Oil drills into big truths about greed, technology and humanity

ARC's production of Ella Hickson's epic look at petro-imperialism, female ambition and intergenerational conflict pays dramatic dividends


OIL by Ella Hickson (ARC). At Geary Lane Studios (360 Geary Lane). Runs to March 21. $20-$30. arcstage.com. See listing. Rating: NNNN


A frequently dazzling chronicle of petro-imperialism, female ambition and intergenerational conflict, English playwright Ella Hickson’s Oil spans over a century and a half, beginning in the late 1800s before ushering us to a near future when our dependence on the play’s titular resource has met its inevitable end. 

As the five-part epic catapults over entire eras, so do its two central characters, May (Bahareh Yaraghi), whose journey takes her from a life toiling on a Cornwall farm to employment as CEO of an international oil company, and her daughter Amy (Samantha Brown), who forges her own professional path in defiance of her mother’s ruthlessness and cynicism.

Personal dramas that transpire in Tehran in 1908 continue in Hampstead in 1970, though it seems only a decade or so has transpired. It’s a sly conceit, one that pays dividends as the super-narrative of the oil industry’s rise and fall is contained within the private narratives of two compelling, flawed individuals.

Though first staged in 2016, the play’s resonance with contemporary concerns, such as the rise of nationalist sentiment, has only increased. Oil’s theme of having one’s own things, for example, extends from domestic spats to the gross exploitation of both women’s bodies and entire nations, while its critique of our ecological negligence doesn’t fail to implicate even feminist interests: one scene features some pointed lines about the use of oil in the manufacture of contraceptives.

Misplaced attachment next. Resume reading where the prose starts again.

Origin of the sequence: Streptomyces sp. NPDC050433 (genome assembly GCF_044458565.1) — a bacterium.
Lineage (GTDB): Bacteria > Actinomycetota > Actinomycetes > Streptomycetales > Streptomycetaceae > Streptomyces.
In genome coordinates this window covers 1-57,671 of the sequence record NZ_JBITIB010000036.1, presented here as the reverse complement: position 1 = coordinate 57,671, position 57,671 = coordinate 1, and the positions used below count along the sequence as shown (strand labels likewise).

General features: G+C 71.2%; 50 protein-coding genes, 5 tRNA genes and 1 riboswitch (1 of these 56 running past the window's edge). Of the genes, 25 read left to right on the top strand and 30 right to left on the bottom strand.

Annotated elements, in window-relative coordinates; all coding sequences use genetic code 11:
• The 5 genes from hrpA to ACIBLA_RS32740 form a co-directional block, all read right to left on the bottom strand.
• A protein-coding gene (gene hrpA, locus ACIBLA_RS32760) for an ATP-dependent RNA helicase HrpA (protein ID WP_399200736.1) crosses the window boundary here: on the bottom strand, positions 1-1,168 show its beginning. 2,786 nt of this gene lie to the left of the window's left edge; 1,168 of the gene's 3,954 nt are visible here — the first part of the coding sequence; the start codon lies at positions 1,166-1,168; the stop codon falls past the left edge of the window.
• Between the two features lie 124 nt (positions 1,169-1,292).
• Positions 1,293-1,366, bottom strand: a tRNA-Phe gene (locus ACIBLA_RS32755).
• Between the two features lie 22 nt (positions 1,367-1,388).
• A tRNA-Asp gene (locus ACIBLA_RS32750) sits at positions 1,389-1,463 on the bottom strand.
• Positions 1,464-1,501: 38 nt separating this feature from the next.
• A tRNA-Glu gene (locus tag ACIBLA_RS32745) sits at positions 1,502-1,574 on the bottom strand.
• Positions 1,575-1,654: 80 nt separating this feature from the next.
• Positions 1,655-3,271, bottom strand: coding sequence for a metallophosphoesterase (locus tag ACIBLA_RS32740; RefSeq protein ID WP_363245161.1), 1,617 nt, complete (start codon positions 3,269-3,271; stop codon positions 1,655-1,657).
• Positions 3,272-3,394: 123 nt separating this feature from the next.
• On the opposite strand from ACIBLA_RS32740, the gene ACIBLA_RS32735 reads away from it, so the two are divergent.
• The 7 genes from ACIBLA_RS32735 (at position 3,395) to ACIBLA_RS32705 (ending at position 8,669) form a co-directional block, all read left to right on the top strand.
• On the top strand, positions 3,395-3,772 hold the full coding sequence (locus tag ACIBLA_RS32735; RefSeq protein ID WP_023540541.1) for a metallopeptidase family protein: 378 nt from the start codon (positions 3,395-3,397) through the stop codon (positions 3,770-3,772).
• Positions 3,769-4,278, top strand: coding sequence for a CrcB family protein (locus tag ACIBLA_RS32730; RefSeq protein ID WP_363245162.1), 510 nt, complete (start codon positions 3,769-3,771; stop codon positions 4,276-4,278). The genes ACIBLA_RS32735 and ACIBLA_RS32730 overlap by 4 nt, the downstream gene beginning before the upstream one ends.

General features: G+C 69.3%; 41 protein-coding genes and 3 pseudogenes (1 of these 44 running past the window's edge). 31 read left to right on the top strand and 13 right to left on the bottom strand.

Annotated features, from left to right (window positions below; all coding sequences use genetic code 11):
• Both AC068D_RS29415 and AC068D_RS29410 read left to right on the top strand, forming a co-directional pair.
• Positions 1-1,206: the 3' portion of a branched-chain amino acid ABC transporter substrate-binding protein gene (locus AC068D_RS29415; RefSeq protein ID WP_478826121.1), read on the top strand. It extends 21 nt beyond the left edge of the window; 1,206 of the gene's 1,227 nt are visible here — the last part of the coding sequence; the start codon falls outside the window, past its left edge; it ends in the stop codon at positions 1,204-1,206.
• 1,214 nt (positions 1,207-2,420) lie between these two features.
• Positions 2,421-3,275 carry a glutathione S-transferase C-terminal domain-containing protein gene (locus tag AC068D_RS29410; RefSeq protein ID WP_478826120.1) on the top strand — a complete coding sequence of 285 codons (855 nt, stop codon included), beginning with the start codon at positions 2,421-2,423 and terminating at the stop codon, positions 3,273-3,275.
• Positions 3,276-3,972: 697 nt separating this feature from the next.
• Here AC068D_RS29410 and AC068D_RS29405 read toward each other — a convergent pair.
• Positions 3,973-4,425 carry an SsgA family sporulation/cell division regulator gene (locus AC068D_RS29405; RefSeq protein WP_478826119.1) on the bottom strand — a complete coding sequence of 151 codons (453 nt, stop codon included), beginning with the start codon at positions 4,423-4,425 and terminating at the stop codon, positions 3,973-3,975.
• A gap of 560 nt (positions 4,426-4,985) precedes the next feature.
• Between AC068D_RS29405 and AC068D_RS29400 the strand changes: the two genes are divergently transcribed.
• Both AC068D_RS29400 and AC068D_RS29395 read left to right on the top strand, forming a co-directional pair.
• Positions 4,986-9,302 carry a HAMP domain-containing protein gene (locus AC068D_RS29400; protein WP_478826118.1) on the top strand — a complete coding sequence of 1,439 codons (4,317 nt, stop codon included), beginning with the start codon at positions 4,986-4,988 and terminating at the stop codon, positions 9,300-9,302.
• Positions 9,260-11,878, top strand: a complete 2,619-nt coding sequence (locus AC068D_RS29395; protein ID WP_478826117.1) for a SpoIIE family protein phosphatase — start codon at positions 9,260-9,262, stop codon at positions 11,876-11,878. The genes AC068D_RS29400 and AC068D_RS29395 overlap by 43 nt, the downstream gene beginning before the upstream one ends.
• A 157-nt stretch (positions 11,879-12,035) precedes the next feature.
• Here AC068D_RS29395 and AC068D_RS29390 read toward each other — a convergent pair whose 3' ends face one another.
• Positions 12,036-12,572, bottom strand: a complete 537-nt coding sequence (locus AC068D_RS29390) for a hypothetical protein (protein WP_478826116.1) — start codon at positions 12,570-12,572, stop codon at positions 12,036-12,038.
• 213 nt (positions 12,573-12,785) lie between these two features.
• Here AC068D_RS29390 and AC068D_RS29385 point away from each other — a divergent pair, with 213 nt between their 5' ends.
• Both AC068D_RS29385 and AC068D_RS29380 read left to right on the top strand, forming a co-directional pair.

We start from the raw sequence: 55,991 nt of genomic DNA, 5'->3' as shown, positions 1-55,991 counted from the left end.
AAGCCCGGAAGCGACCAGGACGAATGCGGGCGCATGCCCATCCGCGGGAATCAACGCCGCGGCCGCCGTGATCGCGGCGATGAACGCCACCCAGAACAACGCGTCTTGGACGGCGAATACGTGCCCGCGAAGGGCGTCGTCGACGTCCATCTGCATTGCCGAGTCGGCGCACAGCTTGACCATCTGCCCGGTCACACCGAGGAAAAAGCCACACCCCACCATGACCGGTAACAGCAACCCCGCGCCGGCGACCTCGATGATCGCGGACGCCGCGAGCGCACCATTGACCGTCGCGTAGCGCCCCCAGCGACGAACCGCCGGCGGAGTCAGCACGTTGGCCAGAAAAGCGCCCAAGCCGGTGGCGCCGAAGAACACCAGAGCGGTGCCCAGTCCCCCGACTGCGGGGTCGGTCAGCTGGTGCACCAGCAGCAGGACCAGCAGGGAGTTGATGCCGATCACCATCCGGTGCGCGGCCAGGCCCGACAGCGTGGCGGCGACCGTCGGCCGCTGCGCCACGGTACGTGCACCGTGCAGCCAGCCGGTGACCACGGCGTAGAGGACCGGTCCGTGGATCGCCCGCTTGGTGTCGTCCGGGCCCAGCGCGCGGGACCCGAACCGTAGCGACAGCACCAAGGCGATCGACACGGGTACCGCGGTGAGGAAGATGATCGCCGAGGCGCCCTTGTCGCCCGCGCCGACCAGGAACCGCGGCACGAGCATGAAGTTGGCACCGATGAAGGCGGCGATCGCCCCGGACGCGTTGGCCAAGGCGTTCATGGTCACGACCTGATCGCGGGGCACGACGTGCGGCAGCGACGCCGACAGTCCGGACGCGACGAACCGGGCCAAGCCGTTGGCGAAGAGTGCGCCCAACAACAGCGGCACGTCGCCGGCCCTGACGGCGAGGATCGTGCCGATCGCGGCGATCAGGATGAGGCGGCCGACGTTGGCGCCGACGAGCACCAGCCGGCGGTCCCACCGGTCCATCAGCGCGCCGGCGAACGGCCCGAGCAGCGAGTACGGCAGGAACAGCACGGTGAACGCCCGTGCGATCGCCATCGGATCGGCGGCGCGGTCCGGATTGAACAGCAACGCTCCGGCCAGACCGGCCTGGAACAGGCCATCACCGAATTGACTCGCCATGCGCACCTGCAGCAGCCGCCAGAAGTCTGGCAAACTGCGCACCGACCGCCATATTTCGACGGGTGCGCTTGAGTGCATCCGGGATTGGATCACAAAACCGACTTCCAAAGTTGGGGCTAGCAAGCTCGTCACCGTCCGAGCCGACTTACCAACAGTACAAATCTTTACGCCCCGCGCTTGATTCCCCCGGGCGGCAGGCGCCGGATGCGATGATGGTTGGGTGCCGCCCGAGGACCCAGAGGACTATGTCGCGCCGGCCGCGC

Staged by ARC, Oil’s Canadian premiere is in good hands. Co-directed by Aviva Armour-Ostroff and Christopher Stanton, ARC’s production is fleet, spatially dynamic and well-acted. Yaraghi navigates a tricky trajectory involving moral compromises, aggressive single-mindedness and enduring maternal love with impressive coherence. And special mention should be made of Courtenay Stevens, who, cast in multiple roles, makes a wildly entertaining transition from a rapey imperialist douchebag with a chronic overbite to a cheerful roller skating teenage hippie doofus. 

The show is not, however, without its clumsier elements: the one aspect of Jackie Chau’s set design that remains fixed throughout the play is the gooey crude dripping from the top of the backdrop and creeping up from its bottom. To be fair, this incessant visual reminder is no more overstated than the didactic conversation between May and Amy in Part IV, which unfolds in a Kurdish oil field.

There’s also the dubious choice to used a canned voice-over during transitions, as well as the weirdly selective deployment of accents: characters from Middle Eastern and North African countries are referred to by Oil’s most grotesque character as “savages” and speak with accents the central characters, all of them Brits, do not. 

Oil’s final part is, happily, its most satisfying. Set in 2051 and best pitched as Samuel Beckett meets Grey Gardens, it finds May and Amy back where they began (but worse for wear), longing for comforts in a cold, cruel world, tempted with novel innovations and reiterating one of the play’s earliest queries: “Why is it you think you should be warm when the sun isn’t shining?”

The answer, though never spoken, isn’t simple, involving not only shortsightedness and greed, but also our most primal instincts: a fascination with the wonders of new technology and the desire for a better life. 

@chiminomatic

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